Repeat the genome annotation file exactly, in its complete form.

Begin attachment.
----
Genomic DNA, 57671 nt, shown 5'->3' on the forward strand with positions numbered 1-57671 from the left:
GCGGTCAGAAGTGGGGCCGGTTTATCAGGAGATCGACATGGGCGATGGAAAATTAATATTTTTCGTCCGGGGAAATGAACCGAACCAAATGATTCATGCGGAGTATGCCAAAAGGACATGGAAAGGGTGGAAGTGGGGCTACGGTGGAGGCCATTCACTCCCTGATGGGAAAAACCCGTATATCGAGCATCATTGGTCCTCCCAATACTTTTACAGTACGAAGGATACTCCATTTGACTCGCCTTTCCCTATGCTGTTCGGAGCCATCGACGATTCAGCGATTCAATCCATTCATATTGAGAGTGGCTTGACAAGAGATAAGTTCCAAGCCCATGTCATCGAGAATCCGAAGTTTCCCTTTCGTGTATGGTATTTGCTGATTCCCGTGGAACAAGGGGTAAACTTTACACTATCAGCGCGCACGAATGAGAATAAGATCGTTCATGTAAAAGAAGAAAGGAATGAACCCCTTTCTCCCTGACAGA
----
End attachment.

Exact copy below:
Genomic DNA, 57671 nt, shown 5'->3' on the forward strand with positions numbered 1-57671 from the left:
GCGGTCAGAAGTGGGGCCGGTTTATCAGGAGATCGACATGGGCGATGGAAAATTAATATTTTTCGTCCGGGGAAATGAACCGAACCAAATGATTCATGCGGAGTATGCCAAAAGGACATGGAAAGGGTGGAAGTGGGGCTACGGTGGAGGCCATTCACTCCCTGATGGGAAAAACCCGTATATCGAGCATCATTGGTCCTCCCAATACTTTTACAGTACGAAGGATACTCCATTTGACTCGCCTTTCCCTATGCTGTTCGGAGCCATCGACGATTCAGCGATTCAATCCATTCATATTGAGAGTGGCTTGACAAGAGATAAGTTCCAAGCCCATGTCATCGAGAATCCGAAGTTTCCCTTTCGTGTATGGTATTTGCTGATTCCCGTGGAACAAGGGGTAAACTTTACACTATCAGCGCGCACGAATGAGAATAAGATCGTTCATGTAAAAGAAGAAAGGAATGAACCCCTTTCTCCCTGACAGA